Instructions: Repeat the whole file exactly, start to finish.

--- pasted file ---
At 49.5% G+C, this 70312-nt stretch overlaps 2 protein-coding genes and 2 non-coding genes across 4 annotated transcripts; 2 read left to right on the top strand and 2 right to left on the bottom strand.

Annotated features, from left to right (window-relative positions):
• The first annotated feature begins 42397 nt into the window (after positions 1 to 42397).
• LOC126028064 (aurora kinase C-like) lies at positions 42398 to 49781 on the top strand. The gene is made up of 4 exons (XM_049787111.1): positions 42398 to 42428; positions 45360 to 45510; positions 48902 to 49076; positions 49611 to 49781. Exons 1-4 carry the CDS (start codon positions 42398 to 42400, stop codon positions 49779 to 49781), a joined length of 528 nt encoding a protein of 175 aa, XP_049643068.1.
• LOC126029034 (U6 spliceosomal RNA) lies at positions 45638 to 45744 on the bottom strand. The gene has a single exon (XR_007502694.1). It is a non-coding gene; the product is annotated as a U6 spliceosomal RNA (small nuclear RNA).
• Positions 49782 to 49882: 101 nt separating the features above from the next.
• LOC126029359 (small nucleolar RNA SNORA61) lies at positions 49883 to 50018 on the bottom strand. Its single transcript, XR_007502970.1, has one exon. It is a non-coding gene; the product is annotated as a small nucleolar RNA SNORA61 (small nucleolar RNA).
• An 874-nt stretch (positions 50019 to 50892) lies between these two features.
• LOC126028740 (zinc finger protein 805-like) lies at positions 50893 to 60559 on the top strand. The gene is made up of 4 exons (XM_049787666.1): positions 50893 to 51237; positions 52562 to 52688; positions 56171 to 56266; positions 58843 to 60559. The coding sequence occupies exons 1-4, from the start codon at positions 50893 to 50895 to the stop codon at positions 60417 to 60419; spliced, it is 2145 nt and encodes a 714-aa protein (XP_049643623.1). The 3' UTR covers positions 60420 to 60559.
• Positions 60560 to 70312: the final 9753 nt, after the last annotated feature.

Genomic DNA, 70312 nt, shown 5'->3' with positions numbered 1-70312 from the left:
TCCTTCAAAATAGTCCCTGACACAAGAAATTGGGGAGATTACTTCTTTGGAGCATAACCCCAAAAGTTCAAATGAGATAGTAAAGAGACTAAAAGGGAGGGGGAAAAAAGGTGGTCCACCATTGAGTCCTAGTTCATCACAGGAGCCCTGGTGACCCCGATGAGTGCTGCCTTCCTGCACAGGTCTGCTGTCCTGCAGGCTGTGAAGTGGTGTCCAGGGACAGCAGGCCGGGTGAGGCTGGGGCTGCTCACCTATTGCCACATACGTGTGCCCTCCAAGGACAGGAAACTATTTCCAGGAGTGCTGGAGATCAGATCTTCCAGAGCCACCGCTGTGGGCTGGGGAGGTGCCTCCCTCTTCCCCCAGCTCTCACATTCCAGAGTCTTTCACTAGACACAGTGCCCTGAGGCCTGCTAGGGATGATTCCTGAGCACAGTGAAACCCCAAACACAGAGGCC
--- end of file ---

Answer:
At 49.5% G+C, this 70312-nt stretch overlaps 2 protein-coding genes and 2 non-coding genes across 4 annotated transcripts; 2 read left to right on the top strand and 2 right to left on the bottom strand.

Annotated features, from left to right (window-relative positions):
• The first annotated feature begins 42397 nt into the window (after positions 1 to 42397).
• LOC126028064 (aurora kinase C-like) lies at positions 42398 to 49781 on the top strand. The gene is made up of 4 exons (XM_049787111.1): positions 42398 to 42428; positions 45360 to 45510; positions 48902 to 49076; positions 49611 to 49781. Exons 1-4 carry the CDS (start codon positions 42398 to 42400, stop codon positions 49779 to 49781), a joined length of 528 nt encoding a protein of 175 aa, XP_049643068.1.
• LOC126029034 (U6 spliceosomal RNA) lies at positions 45638 to 45744 on the bottom strand. The gene has a single exon (XR_007502694.1). It is a non-coding gene; the product is annotated as a U6 spliceosomal RNA (small nuclear RNA).
• Positions 49782 to 49882: 101 nt separating the features above from the next.
• LOC126029359 (small nucleolar RNA SNORA61) lies at positions 49883 to 50018 on the bottom strand. Its single transcript, XR_007502970.1, has one exon. It is a non-coding gene; the product is annotated as a small nucleolar RNA SNORA61 (small nucleolar RNA).
• An 874-nt stretch (positions 50019 to 50892) lies between these two features.
• LOC126028740 (zinc finger protein 805-like) lies at positions 50893 to 60559 on the top strand. The gene is made up of 4 exons (XM_049787666.1): positions 50893 to 51237; positions 52562 to 52688; positions 56171 to 56266; positions 58843 to 60559. The coding sequence occupies exons 1-4, from the start codon at positions 50893 to 50895 to the stop codon at positions 60417 to 60419; spliced, it is 2145 nt and encodes a 714-aa protein (XP_049643623.1). The 3' UTR covers positions 60420 to 60559.
• Positions 60560 to 70312: the final 9753 nt, after the last annotated feature.

Genomic DNA, 70312 nt, shown 5'->3' with positions numbered 1-70312 from the left:
TCCTTCAAAATAGTCCCTGACACAAGAAATTGGGGAGATTACTTCTTTGGAGCATAACCCCAAAAGTTCAAATGAGATAGTAAAGAGACTAAAAGGGAGGGGGAAAAAAGGTGGTCCACCATTGAGTCCTAGTTCATCACAGGAGCCCTGGTGACCCCGATGAGTGCTGCCTTCCTGCACAGGTCTGCTGTCCTGCAGGCTGTGAAGTGGTGTCCAGGGACAGCAGGCCGGGTGAGGCTGGGGCTGCTCACCTATTGCCACATACGTGTGCCCTCCAAGGACAGGAAACTATTTCCAGGAGTGCTGGAGATCAGATCTTCCAGAGCCACCGCTGTGGGCTGGGGAGGTGCCTCCCTCTTCCCCCAGCTCTCACATTCCAGAGTCTTTCACTAGACACAGTGCCCTGAGGCCTGCTAGGGATGATTCCTGAGCACAGTGAAACCCCAAACACAGAGGCC